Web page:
Claire Agius reports on the Cumberland Colloquium
In many respects, our society strives to protect difference. We are protected against discrimination on the basis of our gender, sexual orientation, race and religion. At least on paper, it is acknowledged that difference contributes to a richness of community life.
However, legalised protection against discrimination on the basis of difference does not prevent ‘othering’ on the basis of difference. A recent colloquium at Cumberland Lodge considered religious othering and ways to move beyond the ‘us’ and ‘them’ dichotomy. The colloquium brought together a great diversity of academics, practitioners and policy experts, contributing to a very rich discussion of a complex issue.
For me, the most difficult aspect of the discussion was recognising a way forward. A recurring theme was that it is counter productive to ‘manage the religion problem’ by pushing religion out of public discourse. This is because the promotion of secularisation of public life can in fact lead to the formation of ‘resistance’ identities, which further entrenches the ‘us’ and ‘them’ dichotomy.
The exclusion of religion from public discourse troubles me. I have studied and worked in two disciplines that are avowedly secular: law and science. I have often found it disappointing to observe the readiness with which religious thought is dismissed as ‘ignorant’ by practitioners in both these disciplines.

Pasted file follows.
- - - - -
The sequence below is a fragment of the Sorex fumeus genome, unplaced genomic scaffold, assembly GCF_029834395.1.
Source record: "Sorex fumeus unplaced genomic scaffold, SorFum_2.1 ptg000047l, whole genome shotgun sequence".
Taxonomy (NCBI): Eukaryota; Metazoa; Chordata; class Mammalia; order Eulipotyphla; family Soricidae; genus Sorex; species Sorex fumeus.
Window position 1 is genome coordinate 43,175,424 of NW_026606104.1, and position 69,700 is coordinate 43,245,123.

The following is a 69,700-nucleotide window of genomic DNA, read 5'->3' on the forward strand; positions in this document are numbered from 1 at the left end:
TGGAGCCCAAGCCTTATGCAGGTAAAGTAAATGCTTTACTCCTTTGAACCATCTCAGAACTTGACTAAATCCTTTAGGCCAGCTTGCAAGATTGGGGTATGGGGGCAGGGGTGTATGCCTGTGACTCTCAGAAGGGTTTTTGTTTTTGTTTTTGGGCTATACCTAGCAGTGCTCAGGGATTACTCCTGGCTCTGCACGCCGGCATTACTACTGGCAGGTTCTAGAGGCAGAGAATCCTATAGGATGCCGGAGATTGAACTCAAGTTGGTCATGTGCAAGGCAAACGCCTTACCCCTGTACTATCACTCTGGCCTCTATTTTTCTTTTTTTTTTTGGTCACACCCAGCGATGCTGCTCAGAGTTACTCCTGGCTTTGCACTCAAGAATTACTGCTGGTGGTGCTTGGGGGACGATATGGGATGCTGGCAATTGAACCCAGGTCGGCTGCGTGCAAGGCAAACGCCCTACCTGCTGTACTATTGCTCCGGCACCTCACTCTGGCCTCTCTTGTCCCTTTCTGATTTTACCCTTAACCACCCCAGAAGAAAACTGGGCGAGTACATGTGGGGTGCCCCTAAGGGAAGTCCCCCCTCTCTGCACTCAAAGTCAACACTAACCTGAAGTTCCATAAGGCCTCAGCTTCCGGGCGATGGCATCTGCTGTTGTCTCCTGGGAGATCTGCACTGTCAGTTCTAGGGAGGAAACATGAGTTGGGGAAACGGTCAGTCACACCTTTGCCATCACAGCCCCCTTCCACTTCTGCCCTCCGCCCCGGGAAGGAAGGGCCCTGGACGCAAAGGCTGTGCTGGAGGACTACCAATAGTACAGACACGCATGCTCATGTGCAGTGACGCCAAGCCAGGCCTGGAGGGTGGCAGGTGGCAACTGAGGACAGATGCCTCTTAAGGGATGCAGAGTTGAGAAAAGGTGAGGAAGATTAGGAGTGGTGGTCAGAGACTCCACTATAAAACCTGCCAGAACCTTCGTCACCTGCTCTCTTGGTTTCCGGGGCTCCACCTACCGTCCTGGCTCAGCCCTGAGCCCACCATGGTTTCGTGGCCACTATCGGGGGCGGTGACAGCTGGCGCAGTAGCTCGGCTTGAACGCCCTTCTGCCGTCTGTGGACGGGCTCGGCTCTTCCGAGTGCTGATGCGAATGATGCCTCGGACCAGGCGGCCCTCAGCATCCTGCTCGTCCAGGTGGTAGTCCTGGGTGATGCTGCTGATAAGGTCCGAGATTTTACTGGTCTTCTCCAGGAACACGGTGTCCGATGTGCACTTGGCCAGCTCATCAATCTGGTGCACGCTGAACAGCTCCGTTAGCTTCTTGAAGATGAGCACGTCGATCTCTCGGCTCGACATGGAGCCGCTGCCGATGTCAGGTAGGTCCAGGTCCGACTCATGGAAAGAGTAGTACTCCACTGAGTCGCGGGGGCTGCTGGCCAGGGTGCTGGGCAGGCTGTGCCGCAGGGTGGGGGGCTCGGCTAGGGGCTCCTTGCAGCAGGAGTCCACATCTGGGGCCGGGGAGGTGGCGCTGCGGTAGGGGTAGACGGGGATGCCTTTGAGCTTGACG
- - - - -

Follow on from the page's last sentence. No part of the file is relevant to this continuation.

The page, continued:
While I see a role for religious viewpoints in public discourse, I found the discussion of the ‘problem’ of secularism concerning. There is a real need to define what is meant by secularism.
A clear separation of religion and state seems to be the necessary outcome of centuries of experimentation where entwinement of matters of faith with matters of public governance led to considerable societal discord. In particular, how does one envisage a non-secular state that sits comfortably with religious pluralism?
At the same time, a society that excludes religious views from public discourse promotes religious othering and fails to draw from a rich intellectual, moral and cultural perspective. Religious views should be part of the cacophony of viewpoints that are heard as matters of public interest are discussed. Religious views should not be seen as any more legitimate than any other viewpoint; neither should religious views be dismissed.
I do feel that religious groups themselves have an important role to play in moving beyond the ‘us’ and ‘them’ dichotomy. Religion should not be seen as a problem to be managed. But it is also for religious communities to ensure that they engage openly with the broader public and do not end up being perceived as othering those that do not conform to their religious beliefs or practices.